To get the ball rolling, the state needs to authorize $120 million to the project, while local governments are required to produce $27 million. Yantos says the majority of the local funding is already committed, leaving only the state money in question. “This is the year we need the $120 million or we will fall out of place,” Yantos adds. “If we fail, it would take years for us to get back to where we are today.”
Adding to the frustration, Yantos says, is the fact that the project is widely supported, even by people who don’t live along the proposed corridor. “Statewide polls show a 70% approval rating for commuter rail, simply because people say it makes sense,” he says. “The infrastructure already exists. We could be operating as early as late 2005.”
According to the NCDA, the rail corridor would have an estimated 9,600 boardings per day at an annual operating cost of $10.1 million. Right-of-way agreements have been forged with Burlington Northern Santa Fe. All that remains is the go-ahead from the state legislature, which has Yantos shaking his head. “It’s done in other parts of the country, why can’t it be done here?” he says.
A hit in Nashville?
Commuter rail advocates in Nashville, Tenn., are asking themselves the same question. Faced with explosive growth in Nashville’s outlying suburbs, local officials are concerned about increasing congestion along highway corridors as well as eroding air quality.
Six years ago, the Nashville Metropolitan Transit Authority and the Regional Transportation Authority (RTA) began investigating commuter rail in the Nashville region. Six possible corridors were studied, the most promising a 32-mile line between Nashville and Lebanon called the East Corridor.
In 1999 the FTA approved the project for preliminary engineering. According to Eric Beyer, executive director of the RTA, a transportation body comprising nine county agencies, approval for final design is expected in another nine months to a year. Another 12 months after that, construction is expected to begin.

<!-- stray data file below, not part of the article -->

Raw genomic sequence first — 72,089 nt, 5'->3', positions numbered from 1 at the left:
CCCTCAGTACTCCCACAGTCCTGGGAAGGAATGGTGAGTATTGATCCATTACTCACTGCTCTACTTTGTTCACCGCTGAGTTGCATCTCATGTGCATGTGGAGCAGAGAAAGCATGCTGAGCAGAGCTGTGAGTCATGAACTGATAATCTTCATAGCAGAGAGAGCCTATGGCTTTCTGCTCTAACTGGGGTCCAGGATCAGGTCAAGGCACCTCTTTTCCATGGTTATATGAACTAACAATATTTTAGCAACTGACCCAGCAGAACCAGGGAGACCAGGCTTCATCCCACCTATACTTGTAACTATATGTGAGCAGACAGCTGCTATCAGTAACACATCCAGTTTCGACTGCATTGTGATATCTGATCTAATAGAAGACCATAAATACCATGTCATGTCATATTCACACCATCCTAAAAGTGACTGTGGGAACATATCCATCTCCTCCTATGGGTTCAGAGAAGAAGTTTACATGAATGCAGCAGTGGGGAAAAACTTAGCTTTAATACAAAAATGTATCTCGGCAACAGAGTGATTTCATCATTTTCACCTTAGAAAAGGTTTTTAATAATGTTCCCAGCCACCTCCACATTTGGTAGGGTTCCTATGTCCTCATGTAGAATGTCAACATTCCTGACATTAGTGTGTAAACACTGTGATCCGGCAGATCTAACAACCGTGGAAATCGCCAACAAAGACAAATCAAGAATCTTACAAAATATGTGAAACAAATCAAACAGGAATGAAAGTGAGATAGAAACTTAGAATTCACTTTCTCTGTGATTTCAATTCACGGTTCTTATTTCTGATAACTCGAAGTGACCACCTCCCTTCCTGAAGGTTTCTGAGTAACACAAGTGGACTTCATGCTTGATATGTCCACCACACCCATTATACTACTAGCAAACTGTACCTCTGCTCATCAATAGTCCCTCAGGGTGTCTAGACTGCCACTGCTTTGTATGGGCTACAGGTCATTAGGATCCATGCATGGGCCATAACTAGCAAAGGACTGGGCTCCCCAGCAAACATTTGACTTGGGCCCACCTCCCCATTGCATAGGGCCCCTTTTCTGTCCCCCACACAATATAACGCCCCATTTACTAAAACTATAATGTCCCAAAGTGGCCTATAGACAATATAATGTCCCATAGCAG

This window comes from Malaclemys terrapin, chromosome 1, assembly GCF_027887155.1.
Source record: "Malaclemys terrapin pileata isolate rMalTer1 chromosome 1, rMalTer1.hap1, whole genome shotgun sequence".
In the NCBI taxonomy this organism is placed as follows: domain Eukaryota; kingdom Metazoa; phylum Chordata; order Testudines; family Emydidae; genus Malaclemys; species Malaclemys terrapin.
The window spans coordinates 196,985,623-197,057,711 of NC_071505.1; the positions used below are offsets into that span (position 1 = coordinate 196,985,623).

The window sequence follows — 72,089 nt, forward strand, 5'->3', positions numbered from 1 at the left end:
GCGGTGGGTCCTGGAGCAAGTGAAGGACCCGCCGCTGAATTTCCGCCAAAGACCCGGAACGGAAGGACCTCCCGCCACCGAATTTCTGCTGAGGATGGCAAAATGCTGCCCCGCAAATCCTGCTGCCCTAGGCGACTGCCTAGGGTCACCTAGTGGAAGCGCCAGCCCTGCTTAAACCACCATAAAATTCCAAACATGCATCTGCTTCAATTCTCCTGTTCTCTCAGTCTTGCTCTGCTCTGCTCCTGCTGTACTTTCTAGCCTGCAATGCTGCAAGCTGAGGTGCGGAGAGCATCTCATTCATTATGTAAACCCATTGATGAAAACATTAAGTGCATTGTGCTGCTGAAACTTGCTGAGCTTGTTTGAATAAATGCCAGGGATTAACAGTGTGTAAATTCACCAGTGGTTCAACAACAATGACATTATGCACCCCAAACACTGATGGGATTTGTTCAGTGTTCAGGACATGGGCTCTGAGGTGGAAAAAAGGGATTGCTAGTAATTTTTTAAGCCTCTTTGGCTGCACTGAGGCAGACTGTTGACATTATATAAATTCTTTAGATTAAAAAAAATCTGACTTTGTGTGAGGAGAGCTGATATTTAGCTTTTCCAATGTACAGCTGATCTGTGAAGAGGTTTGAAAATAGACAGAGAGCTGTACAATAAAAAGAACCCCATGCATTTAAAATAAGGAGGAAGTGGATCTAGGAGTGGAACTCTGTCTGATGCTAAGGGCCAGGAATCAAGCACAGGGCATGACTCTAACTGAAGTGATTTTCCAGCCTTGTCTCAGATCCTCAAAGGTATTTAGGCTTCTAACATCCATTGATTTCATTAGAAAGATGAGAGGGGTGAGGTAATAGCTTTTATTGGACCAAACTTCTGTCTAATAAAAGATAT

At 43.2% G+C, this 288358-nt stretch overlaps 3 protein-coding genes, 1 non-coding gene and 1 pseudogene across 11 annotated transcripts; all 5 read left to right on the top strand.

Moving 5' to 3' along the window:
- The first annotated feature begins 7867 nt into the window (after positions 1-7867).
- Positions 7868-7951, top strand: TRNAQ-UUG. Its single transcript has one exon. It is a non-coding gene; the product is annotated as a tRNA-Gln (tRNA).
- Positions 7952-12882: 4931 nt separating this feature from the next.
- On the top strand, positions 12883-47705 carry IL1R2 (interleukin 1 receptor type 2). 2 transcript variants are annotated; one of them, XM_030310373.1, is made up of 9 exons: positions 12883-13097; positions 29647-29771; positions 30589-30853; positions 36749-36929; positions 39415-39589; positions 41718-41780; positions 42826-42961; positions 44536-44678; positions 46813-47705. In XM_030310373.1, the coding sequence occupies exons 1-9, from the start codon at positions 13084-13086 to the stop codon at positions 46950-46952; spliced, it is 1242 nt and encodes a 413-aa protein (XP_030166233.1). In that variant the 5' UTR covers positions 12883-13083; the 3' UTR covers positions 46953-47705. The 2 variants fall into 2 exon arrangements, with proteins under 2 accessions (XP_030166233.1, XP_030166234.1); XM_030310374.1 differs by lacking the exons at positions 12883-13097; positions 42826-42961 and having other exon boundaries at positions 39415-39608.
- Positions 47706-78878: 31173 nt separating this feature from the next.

The total cost of the project is estimated at $33 million, with $23 million from Section 5309 New Starts funding. Because the proposed New Starts share is less than $25 million, the project is exempt from New Starts criteria.
Expectations are high
With funding clicking into place, regional transportation planners are looking ahead at the project’s prospects for success. “The thing that has been encouraging is that other systems have exceeded ridership estimates,” Beyer says. “That demonstrates that this is the mode people are waiting to switch to. I think everyone’s intrigued.”
Operation is expected to begin in 2006. Annual operating cost is projected at $2 million, with a conservative forecast of 1,200 weekday boardings. “It’s not the most dense corridor that we want to build,” Beyer says, adding that the goal is to eventually develop five commuter rail corridors and 145 miles of track.
Beyer says local funding is being finalized. Local share for rail improvement is $5.7 million. For station design and construction, it’s $1.7 million.
One of the key supporters of the initiative has been the Nashville Chamber of Commerce. Members have traveled to Washington state to get a first-hand look at the Sounder commuter rail service between Seattle and Tacoma and to Dallas-Fort Worth to scrutinize the Trinity Railway Express. The concerns of the business group are plain: Unless traffic and air quality problems are confronted and mitigated, the city, its commerce and its reputation as a destination spot are at risk.